Sunday, October 14, 2012

Acorns - Free Nutrition for the Taking

I'm currently polishing Impossible Beyond This Point (due out in 2013), the story of my in-law's move to the wilderness back in the 60s, and I ran across an account of a wild edibles meal my MIL made when her sister came to visit. The mainstay of the meal was acorns.

Did you know that you can eat acorns? That's right - they're not just for squirrels! I haven't done it recently, but we've made acorn meal in years gone by. Properly prepared, you can use chopped acorns in place of nuts or grind them into meal to make acorn mush or add to recipes. So if you have acorns available, gather some up and give them a try!

Preparing acorns

The first thing you have to do to make acorns edible is leach out the tannin. So shell them with a nutcracker or hammer and get the meats out. Then boil them and re-boil them and re-boil them again and again until the water is clear.

Use two pots and transfer the acorns from one to the other every 15 minutes or so. Bring fresh water to a boil in the pot without acorns while they're boiling away in the other pot. Make sure to keep them mostly boiling and DON'T put them in cold water. Keep this up until the cooking water stays clear and then dry them on a cookie sheet in the oven at about 250 degrees. Once they're mostly dry, chop or grind for use in recipes.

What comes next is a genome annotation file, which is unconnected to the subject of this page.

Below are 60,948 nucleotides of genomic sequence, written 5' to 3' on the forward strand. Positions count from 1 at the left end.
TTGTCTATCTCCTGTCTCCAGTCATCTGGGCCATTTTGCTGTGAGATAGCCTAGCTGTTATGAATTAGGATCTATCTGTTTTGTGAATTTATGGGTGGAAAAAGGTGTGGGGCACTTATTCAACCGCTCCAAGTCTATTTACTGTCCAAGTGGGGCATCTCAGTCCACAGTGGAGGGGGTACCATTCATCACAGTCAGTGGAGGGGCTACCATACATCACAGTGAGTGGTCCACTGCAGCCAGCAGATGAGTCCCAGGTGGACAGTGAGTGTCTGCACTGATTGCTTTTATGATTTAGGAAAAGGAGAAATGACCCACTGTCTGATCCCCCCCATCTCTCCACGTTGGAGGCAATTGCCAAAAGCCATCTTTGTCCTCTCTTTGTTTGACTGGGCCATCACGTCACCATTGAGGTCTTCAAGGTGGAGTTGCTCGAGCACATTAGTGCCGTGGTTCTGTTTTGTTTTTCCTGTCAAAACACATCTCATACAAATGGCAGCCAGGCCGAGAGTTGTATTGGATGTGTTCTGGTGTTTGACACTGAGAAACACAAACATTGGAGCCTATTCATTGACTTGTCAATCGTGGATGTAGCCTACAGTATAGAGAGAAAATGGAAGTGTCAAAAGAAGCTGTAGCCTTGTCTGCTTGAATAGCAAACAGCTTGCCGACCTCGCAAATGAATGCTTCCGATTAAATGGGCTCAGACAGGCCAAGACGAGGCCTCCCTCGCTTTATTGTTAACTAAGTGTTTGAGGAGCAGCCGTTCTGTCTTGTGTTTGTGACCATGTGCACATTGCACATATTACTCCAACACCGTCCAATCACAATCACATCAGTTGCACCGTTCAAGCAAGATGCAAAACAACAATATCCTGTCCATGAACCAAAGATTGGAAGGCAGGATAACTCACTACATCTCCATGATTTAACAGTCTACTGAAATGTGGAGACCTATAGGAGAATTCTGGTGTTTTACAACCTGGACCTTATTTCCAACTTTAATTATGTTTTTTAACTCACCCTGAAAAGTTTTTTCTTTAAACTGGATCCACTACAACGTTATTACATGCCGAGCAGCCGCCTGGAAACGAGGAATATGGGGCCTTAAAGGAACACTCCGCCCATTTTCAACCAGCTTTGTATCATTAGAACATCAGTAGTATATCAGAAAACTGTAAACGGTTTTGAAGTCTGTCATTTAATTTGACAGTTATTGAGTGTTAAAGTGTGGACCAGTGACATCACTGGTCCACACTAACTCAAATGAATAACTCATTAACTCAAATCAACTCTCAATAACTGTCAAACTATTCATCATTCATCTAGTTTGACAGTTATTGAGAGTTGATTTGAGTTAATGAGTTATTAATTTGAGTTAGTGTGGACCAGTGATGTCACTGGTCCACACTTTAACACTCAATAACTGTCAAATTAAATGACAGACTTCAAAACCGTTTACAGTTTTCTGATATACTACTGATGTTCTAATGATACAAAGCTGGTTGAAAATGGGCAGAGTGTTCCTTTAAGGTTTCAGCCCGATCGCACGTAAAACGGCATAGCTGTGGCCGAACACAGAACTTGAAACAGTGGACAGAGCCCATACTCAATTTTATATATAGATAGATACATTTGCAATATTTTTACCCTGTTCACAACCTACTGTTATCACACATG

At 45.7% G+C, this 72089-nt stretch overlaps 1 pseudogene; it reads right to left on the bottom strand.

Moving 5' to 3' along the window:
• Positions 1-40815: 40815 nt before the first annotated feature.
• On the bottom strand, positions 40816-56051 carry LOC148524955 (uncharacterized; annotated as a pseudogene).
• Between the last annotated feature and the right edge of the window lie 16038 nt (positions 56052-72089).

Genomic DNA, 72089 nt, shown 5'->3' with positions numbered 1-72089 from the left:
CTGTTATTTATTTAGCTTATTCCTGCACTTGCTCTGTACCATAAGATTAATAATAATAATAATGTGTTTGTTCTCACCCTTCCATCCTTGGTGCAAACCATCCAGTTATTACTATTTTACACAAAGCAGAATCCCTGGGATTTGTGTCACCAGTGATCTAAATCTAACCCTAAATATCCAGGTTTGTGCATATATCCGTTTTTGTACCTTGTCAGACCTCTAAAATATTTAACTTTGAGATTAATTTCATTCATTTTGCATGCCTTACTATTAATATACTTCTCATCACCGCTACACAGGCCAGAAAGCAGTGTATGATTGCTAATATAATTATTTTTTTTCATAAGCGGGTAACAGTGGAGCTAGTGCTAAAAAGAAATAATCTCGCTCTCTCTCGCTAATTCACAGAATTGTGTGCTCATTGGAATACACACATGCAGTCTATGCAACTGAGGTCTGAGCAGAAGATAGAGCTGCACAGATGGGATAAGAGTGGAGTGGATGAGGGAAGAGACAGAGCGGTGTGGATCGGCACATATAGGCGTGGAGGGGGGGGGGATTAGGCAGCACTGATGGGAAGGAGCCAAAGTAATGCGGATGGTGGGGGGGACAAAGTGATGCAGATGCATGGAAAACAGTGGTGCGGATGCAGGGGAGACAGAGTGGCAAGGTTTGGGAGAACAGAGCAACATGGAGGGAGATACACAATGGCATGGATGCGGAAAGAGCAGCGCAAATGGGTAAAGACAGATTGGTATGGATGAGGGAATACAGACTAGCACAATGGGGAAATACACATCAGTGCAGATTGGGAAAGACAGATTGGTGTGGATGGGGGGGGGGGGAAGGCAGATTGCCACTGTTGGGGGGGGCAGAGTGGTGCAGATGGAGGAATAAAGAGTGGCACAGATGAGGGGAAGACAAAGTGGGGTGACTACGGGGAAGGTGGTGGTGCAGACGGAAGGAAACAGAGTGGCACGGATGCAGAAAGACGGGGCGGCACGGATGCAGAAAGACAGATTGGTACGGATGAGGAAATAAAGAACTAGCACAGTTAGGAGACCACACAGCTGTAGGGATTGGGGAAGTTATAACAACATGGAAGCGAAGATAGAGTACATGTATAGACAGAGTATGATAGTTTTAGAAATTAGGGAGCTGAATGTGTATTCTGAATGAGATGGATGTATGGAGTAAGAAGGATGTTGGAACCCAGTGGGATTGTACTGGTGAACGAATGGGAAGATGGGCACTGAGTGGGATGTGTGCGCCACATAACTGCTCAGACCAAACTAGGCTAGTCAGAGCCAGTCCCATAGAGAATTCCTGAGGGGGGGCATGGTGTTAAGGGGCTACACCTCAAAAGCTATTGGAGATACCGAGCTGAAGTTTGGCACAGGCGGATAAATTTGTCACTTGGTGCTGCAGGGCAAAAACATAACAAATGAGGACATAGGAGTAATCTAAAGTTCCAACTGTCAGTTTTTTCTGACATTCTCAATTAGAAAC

Another way to leach tannin

You can also leach out the tannin without boiling but it takes MUCH longer. First, grind up the meats into a fine meal. Put the ground meal in a basket or strainer lined with a clean muslin cloth and set atop a pot.  Slowly pour in water to fill the basket and let it run through the ground acorn meal (same principle as a drip coffee maker). Check it often and add more water and empty the pot, as needed, until the water runs clear.

Alternatively, I suppose you could put the acorn meal in a clean muslin bag and tie it suspended in a stream. I also read that you can leach them in your toilet tank (clean it good first!) but I think I'll just stick to the boiling or drip filtering methods!

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